In traditional Chinese culture, women who have just given birth are supposed to stay inside with their baby for 40 days. Other cultures in Southeast Asia, the Middle East, South America and Africa have a similar practice, and it’s called many things in these various cultures. In Chinese culture it is called the “confinement period”.
During confinement, women who have just given birth are not meant to go outside. They have help from family members around the house and are cooked special dishes with warming herbs like ginger, because they are not meant to consume anything cold.
Some will go so far as to not wash their hair or bathe….
In my practice, I see a fair few women of Chinese descent and I’ll often ask them if they will be, or have done, the one month confinement. I’m often met with the same response.
It sounds a bit like torture, right? Well, the confinement period is not meant to be torturous. It’s meant to enable proper healing and recovery of a woman after she’s given birth. I like to explain to my women why the confinement period is a good idea and the purpose and wisdom behind it.
And I also explain why you can most definitely have a shower and wash your hair!
I don’t think anyone would argue that it takes a fair bit of energy to look after a newborn baby. Not to mention growing that baby and birthing that baby. And for up to 6 weeks post-birth, women bleed (lochia) – all whilst sleep deprived mind you.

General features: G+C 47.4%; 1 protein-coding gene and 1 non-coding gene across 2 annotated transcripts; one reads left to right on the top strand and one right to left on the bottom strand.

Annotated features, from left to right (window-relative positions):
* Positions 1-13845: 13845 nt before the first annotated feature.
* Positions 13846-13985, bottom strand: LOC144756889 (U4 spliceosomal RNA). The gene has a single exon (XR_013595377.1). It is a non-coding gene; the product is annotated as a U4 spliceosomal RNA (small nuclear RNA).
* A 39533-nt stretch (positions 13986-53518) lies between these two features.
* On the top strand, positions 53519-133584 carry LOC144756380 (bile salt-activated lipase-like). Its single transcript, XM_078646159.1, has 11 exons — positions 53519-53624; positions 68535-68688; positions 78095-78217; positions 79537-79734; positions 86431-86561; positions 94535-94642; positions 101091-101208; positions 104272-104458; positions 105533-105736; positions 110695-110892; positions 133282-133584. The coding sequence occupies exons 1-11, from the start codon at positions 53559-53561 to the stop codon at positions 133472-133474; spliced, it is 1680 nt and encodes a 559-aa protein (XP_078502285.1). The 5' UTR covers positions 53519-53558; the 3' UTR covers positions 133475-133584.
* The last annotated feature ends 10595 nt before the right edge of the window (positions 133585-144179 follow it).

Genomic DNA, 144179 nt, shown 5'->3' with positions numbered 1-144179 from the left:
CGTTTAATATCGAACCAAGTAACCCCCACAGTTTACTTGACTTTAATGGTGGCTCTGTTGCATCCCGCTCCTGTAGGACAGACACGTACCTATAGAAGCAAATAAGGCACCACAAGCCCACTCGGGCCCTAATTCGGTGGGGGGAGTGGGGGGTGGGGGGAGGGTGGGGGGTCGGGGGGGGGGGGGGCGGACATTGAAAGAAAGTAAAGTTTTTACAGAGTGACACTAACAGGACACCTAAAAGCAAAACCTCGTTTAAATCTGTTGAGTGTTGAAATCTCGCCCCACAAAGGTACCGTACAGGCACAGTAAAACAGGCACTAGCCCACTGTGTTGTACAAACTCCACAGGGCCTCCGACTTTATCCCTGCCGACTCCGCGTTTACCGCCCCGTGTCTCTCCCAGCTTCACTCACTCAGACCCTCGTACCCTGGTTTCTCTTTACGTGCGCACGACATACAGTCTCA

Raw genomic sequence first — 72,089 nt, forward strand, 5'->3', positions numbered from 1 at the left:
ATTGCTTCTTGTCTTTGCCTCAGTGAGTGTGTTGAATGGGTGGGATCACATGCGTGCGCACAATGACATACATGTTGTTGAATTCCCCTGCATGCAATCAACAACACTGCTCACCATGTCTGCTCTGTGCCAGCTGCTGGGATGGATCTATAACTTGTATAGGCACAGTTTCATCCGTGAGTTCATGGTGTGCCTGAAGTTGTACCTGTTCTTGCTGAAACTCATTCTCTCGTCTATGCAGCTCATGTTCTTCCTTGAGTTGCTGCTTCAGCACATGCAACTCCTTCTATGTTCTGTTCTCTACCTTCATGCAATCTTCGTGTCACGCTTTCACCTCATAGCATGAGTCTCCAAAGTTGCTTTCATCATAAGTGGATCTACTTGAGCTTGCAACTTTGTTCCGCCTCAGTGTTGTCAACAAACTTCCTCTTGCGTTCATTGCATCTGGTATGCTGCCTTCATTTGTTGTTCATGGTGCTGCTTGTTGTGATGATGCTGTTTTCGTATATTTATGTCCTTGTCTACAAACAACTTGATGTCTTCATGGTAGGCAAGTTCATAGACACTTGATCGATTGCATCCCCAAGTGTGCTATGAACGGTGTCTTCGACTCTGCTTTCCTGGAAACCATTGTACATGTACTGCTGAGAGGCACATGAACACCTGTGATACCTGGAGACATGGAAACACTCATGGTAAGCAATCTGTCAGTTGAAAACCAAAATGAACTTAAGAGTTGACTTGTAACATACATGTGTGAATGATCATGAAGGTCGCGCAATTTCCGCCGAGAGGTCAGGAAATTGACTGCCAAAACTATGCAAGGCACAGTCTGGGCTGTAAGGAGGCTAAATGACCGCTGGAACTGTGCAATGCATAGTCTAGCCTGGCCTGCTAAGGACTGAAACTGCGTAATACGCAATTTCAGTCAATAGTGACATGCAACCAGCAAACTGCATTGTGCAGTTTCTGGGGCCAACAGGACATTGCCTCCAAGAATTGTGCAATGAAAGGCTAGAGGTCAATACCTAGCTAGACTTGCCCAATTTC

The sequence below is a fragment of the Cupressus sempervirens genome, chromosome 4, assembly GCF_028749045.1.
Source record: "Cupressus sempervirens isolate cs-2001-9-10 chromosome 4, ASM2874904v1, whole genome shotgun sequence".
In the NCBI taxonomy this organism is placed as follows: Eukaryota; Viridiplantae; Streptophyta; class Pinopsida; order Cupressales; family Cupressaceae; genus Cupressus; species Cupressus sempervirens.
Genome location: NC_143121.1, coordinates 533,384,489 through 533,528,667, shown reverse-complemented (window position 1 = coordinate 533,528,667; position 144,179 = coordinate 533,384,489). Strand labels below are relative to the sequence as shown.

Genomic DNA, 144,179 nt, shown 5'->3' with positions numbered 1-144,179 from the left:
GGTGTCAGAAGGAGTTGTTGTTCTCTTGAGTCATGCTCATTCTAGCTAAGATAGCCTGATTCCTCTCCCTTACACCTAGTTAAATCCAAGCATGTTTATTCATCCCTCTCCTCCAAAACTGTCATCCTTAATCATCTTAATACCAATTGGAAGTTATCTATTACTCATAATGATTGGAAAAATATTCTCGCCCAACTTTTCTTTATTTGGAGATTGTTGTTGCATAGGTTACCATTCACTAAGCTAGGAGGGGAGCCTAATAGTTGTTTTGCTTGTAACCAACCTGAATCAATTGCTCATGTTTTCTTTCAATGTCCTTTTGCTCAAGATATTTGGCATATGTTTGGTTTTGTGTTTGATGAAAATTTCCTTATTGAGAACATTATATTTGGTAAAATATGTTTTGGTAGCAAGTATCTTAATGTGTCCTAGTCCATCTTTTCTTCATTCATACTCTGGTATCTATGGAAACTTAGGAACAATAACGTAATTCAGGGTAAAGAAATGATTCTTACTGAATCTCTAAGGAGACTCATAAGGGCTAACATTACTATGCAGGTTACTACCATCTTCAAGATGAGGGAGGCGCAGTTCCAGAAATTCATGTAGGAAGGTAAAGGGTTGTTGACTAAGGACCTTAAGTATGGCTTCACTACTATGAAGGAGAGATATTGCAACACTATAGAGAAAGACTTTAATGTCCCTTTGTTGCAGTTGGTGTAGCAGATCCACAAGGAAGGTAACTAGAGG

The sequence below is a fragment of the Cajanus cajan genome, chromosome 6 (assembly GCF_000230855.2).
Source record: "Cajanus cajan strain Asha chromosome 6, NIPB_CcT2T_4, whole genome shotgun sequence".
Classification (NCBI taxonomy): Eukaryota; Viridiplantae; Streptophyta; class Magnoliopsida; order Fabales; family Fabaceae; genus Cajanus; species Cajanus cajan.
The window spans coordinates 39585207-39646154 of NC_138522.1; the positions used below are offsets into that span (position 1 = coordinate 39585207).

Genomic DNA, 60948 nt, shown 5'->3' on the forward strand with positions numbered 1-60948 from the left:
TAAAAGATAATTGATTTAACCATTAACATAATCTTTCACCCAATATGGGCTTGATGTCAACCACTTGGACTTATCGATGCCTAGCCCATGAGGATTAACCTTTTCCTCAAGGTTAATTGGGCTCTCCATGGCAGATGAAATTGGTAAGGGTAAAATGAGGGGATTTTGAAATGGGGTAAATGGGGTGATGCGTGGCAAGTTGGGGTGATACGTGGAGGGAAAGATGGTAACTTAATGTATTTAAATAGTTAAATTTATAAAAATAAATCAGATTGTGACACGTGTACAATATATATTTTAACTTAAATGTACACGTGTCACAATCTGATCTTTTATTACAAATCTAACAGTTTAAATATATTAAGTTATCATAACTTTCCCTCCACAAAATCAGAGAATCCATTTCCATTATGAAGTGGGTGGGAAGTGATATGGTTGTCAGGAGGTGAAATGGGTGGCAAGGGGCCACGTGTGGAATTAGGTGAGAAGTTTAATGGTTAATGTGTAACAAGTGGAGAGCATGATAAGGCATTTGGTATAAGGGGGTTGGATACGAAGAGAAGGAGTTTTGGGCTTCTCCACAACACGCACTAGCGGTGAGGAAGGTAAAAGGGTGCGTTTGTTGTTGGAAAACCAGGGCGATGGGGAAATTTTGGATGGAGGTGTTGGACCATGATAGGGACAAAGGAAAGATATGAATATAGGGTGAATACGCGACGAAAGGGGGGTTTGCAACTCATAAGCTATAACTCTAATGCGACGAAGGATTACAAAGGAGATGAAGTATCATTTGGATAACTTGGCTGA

We say, therefore, that a post-natal woman is in a state of depletion. Chinese medicine says that post-birth, a woman’s body has been depleted of energy (Qi) and blood. Some women also choose to breastfeed and this creates further depletion. Why? Because whilst breastmilk is nourishing and builds the baby, it is depleting for the woman because she has to create a whole entire food source from her body. (When was the last time you had to do that??) This in itself, takes a huge amount of energy, and blood, but she’s just spent most of hers giving birth.
If a woman’s body is trying to rebuild itself after giving birth, whilst simultaneously having a “6 week long menstrual period” and creating a food source for another living being, all whilst being sleep deprived, it makes sense that she would need as much rest as she possibly can get, and as much nutritious food as she can eat.
In Chinese medicine, when your body is in a state of “depletion” it is vulnerable. It is especially vulnerable to getting sick easily, and/or not recovering well if one isn’t careful. Chinese medicine also explains the importance of keeping warm. If cold enters the body (via food, or being exposed to the external environmental elements), this can create illness and lead to a prolonged recovery period. In clinic, sometimes we see women who will complain of new gynaecological symptoms that only started “after having my baby”.
“Cold” is the one element in all aspects of Chinese medicine that we spend a lot of time driving out of the body because cold inhibits circulation. (See our other blog article on cold here)